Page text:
At the lake, there’s only one thing better than being on a fast boat – flying behind it. With water skis, wakeboards, ski tubes, and other towables, proper attention to detail is as important as a good grip. Let’s go over the basics of getting your gear and hitting the water safely.
We’re talking about so much more than tubes here. Maybe in the old days Pop would pull an inner tube behind the boat, but today’s inflatable towables are designed with maximum fun in mind. For anywhere between 2 and 5 riders, ski tubes can be round, shaped like a batwing, built with individual seats, or just about anything else. Our number one tube, year after year? The Aquaglide Spitfire.
- Safety note: Never exceed the recommended capacity of your ski tube or the weight limit of your tow rope.
The technology and materials in today’s water skis is enough to knock you off your feet. The choices are nearly endless, but it’s safest to go with the best brands – O’Brien, Connelly, Airhead, Radar, etc.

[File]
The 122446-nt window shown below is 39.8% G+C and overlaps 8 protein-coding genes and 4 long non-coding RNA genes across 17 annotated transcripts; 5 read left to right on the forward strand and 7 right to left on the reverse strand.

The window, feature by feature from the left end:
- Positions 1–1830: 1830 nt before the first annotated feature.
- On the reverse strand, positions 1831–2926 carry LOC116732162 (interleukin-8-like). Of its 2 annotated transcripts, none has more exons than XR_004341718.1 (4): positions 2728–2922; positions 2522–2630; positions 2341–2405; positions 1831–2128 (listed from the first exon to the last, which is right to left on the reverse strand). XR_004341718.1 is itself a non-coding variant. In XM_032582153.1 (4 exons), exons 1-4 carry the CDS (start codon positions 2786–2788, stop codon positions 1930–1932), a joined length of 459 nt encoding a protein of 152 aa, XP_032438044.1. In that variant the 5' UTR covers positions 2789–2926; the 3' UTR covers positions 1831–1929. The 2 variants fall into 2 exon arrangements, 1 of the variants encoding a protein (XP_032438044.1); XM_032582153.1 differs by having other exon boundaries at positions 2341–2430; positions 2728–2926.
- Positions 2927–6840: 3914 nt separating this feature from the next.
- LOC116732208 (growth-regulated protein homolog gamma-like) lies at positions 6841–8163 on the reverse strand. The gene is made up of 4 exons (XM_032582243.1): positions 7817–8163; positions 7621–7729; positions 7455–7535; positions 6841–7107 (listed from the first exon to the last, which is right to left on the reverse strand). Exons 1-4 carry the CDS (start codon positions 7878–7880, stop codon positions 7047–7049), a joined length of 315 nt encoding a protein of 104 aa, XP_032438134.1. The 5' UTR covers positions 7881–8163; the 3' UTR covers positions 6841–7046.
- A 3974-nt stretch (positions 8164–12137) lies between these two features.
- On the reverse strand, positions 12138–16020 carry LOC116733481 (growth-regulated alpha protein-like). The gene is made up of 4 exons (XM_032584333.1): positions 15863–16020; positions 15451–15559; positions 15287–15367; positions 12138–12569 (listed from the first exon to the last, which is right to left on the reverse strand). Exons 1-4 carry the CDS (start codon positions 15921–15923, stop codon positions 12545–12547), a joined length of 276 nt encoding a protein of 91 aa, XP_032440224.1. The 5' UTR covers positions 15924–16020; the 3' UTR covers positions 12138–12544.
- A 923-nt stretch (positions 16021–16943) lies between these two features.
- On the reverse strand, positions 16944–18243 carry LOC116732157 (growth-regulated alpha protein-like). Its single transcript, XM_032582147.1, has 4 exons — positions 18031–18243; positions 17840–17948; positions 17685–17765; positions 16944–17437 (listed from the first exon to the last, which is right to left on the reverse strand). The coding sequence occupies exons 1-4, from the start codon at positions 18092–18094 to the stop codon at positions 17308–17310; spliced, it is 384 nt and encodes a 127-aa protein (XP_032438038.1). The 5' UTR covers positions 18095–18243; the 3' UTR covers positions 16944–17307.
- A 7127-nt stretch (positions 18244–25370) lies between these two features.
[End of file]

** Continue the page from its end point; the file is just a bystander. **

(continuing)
- The most common choices for newer or novice skiers are combination skis. Combos have wider tips for easier control, and one ski is built with double bindings so you can switch to slalom when you’re ready.
The most important thing to consider when choosing a wakeboard is size. If your board isn’t long enough for your weight class, you won’t have enough float and definitely won’t have a good ride. Every board is rated individually for weight, but use this as a quick reference:
- Under 100 lbs.: Less than 130 cm.
- 90 – 150 lbs: 130 – 134 cm
- 130 – 180 lbs: 135 – 139 cm
- 170 – 250 lbs: 140 – 144 cm
- 200+ lbs: 144 cm and longer